The colour (color, Paddy) is really the least of the problem. 

First off is to make a judgement on

1) Repair  / close the split
2) Repair / close the skewed gap.

The rest of the piece seems to be sound, so we’ll stop there. 

Choices

A) dismantle the top, correct all issues, reassemble and re-colour.
B) fill the splits, refinish. 

A) Dismantling a sound top is a huge commitment.  You say ‘Hide Glue’ which is
better than, say, epoxy or a PVA, but is still not to be undertaken lightly.
Attempt to remove the wedges, soak the joints, apply destructive levels of
pressure, wait, re soak, drill into the joint from below to apply spirit hoping
to break the glue line - let’s not go there.
Alternatively - can we saw it open, then build it back up?  Conceivably yes.
Sawing through the M&T joints horizontally would enable you to pull it apart,
free the panels, and eventually re-glue after cleaning the joint line.  Run a
profile through the glue line right round the table top using a scratch stock -
just a small something that would look right - a tiny V in cross section.  This
would leave the appearance of the ends looking sensible. Could work. Or you
could saw through the M&T following the existing joint, but rebuilding would
leave a witness on the end grain.
Then what - free the tops in their grooves, maybe add back a sliver of veneer to
close the gaps.  For the split, clean out as best as possible, then apply glue
and clamp closed.  Re finish the top, disguise the veneer, and the split maybe,
or leave it as patina.

B) the simpler way to go is to consider the ‘value’ of the piece and look for a
minimal intervention.  Personally, if I could stabilise the split, I would, then
allow it to exist, but filled with coloured wax as a bit of the history of the
item.  The skewed panel is harder.  If I can devise a way of rotating it so that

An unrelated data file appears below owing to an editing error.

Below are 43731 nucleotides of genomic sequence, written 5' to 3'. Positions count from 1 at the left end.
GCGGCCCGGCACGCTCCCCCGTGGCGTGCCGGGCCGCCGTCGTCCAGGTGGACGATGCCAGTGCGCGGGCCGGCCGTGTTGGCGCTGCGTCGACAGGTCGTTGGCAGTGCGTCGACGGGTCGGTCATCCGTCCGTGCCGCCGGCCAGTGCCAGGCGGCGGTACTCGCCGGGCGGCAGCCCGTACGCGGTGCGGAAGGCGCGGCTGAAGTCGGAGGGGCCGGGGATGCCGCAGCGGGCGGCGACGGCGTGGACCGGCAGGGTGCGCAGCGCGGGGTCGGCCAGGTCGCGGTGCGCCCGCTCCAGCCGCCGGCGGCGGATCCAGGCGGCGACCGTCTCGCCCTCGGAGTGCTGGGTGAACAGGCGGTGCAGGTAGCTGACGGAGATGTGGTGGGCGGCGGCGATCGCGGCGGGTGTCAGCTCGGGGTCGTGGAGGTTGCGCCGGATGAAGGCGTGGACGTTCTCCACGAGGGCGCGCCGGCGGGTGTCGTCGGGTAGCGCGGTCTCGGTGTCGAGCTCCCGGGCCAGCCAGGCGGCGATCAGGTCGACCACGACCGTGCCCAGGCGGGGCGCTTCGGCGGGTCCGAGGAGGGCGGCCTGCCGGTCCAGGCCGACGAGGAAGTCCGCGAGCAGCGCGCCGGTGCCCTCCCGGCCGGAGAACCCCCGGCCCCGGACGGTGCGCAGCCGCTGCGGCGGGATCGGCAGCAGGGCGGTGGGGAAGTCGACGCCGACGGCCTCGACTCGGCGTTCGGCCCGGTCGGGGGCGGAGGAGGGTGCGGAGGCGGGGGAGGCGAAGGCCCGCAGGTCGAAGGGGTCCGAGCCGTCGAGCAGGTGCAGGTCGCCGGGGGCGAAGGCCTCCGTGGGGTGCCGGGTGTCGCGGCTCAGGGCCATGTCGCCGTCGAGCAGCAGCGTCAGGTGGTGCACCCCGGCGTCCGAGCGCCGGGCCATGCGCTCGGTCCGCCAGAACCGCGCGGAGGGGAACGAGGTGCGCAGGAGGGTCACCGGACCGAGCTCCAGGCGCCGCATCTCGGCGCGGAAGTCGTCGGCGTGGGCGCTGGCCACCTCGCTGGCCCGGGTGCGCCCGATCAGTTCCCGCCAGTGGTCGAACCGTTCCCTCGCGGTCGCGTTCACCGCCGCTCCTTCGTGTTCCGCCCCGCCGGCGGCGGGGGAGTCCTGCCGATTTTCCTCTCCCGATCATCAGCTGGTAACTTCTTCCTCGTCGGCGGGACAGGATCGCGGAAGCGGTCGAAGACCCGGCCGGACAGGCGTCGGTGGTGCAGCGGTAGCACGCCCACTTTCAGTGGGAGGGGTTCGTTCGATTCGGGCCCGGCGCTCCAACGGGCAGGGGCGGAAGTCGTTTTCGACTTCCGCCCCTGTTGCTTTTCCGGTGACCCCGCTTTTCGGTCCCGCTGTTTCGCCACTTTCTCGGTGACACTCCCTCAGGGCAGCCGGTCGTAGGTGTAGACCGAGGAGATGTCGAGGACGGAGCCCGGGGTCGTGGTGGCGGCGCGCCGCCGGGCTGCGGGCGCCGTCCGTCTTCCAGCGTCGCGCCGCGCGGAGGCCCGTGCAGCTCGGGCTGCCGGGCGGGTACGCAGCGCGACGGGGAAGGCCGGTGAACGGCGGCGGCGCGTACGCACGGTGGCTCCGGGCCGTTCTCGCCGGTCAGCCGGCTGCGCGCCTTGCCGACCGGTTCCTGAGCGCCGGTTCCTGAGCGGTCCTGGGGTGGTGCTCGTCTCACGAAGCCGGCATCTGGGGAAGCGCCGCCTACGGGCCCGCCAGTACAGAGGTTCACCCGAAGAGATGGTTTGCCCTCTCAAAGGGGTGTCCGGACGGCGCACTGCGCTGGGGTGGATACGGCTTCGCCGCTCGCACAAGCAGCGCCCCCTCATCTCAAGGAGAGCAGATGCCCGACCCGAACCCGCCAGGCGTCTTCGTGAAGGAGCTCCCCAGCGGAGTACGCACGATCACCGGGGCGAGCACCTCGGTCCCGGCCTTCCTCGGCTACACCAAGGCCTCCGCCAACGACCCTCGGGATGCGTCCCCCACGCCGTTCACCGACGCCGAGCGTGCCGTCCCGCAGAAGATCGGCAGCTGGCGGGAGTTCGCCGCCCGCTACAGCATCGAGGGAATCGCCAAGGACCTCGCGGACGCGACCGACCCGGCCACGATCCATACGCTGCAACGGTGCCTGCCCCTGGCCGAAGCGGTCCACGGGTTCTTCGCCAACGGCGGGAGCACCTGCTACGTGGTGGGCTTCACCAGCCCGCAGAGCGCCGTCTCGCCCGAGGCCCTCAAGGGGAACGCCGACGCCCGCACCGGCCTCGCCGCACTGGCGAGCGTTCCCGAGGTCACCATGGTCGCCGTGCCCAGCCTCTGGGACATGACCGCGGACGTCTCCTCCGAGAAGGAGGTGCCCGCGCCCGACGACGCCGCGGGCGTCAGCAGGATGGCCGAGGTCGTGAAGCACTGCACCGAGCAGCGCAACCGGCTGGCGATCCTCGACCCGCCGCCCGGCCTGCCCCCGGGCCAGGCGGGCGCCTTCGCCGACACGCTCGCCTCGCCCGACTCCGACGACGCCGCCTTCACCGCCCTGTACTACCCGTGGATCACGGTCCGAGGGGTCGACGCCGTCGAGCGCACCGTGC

there is an even shrinkage gap with parallel edges, then I’d be tempted to do
that.  Maybe by glueing blocks to the bottom, or screwing blocks to the bottom,
then applying pressure to re-align the board.  If they are indeed hide glued in
place, then you could apply spirit to the joint line, or steam, in hopes of
breaking the glue joint as this proceeds.
If or when you can re-align them, you can choose to fill with veneer slips, or
again, just leave and incorporate into the new finish.


Then we get to re-finishing. 
There appear to be an additional two leaves to it.  How do the top of those
compare to the bleached top of the centre?  You need to re-finish those as well
to get a match.  And as the legs also appear to match the bleached out
appearance, how will you treat the rest of the carcass? - full strip and re-
finish, or just the top surfaces.
As someone said - test the bottom surface.  Prepare a couple of areas, and try
staining with something rich and something bland.  When you have your decision,
clean the top surfaces appropriately and apply.

Still - your table, your choice.  

My caveats being that it’s a tricky job. and I’d be looking at doing the least
work consistent with returning it to service, so a final coat of something
varnishy then maybe wax for that subtlety of sheen.  As a family piece, revel in
the backstory and the witness marks.

and FWIW - I believe it would be good with new clothes of a rosewood type stain,
but that would make it into an entirely different looking item, and som eof its
charm is likely to be in the washed out colour as it is.

Richard Wilson
Yorkshire Galoot
recently shamed by all the restoration items not restored awaiting attention,
and some abysmal application of wax to our everyday tables.





-- 
Yorkshireman Galoot
in the most northerly county, farther north even than Yorkshire
IT #300
275627 Frank Filippone <bmwred735i@g...> 2022‑05‑22 Re: Wood ID help needed
I am on the same page as Richard.  The table IS lovely, a bit more refined
> than most draw leaf tables with the fluted detailing in the legs.... and
> the detailing at the top of the legs  It looks mass produced, not a one off
> piece
>
> This style of table is found a lot in The UK, and I believe it was very
> common in the 1910's through the 60's.  Most of those that I have seen were
> done in Oak.  Is it Italian?  Maybe. But maybe we are putting too much
> emphasis on European made?  It certainly is not the curvy furniture my
> grandparents owned. But  I digress......
>
> The end grain pix shows pretty closed grain structure (oak would have big
> pores, really like soda straws in 3d)
>
> does not look like oak.  It has a pretty well done glaze... which does a
> good job in hiding what the wood really is....a principle reason to use
> glaze.
>
> I am not so sure about my first guess at Euro Walnut..... It is also NOT
> Maple, Birch, ash (these 3 being closed pore species), exotic species like
> Rosewood, EBony, etc... not Mahogany or Beech (wrong grain pattern